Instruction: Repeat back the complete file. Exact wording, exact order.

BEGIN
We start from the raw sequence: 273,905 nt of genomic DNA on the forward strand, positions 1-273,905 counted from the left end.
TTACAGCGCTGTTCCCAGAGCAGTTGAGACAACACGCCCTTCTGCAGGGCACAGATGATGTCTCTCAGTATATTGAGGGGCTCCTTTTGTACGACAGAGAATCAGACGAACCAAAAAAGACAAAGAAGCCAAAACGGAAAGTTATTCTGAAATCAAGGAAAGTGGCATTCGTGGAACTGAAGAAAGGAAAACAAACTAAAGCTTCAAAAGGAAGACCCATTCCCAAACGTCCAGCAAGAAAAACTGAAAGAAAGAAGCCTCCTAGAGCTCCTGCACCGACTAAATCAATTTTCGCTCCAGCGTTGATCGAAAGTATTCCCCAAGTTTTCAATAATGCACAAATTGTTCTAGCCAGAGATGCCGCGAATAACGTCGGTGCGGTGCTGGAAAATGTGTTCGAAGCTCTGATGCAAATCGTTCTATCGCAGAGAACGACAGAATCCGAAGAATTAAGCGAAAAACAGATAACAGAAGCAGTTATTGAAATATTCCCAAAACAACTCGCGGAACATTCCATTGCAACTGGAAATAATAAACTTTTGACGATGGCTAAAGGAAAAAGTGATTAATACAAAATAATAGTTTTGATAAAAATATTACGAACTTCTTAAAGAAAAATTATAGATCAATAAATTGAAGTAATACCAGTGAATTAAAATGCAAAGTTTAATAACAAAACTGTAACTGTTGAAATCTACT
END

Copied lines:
We start from the raw sequence: 273,905 nt of genomic DNA on the forward strand, positions 1-273,905 counted from the left end.
TTACAGCGCTGTTCCCAGAGCAGTTGAGACAACACGCCCTTCTGCAGGGCACAGATGATGTCTCTCAGTATATTGAGGGGCTCCTTTTGTACGACAGAGAATCAGACGAACCAAAAAAGACAAAGAAGCCAAAACGGAAAGTTATTCTGAAATCAAGGAAAGTGGCATTCGTGGAACTGAAGAAAGGAAAACAAACTAAAGCTTCAAAAGGAAGACCCATTCCCAAACGTCCAGCAAGAAAAACTGAAAGAAAGAAGCCTCCTAGAGCTCCTGCACCGACTAAATCAATTTTCGCTCCAGCGTTGATCGAAAGTATTCCCCAAGTTTTCAATAATGCACAAATTGTTCTAGCCAGAGATGCCGCGAATAACGTCGGTGCGGTGCTGGAAAATGTGTTCGAAGCTCTGATGCAAATCGTTCTATCGCAGAGAACGACAGAATCCGAAGAATTAAGCGAAAAACAGATAACAGAAGCAGTTATTGAAATATTCCCAAAACAACTCGCGGAACATTCCATTGCAACTGGAAATAATAAACTTTTGACGATGGCTAAAGGAAAAAGTGATTAATACAAAATAATAGTTTTGATAAAAATATTACGAACTTCTTAAAGAAAAATTATAGATCAATAAATTGAAGTAATACCAGTGAATTAAAATGCAAAGTTTAATAACAAAACTGTAACTGTTGAAATCTACT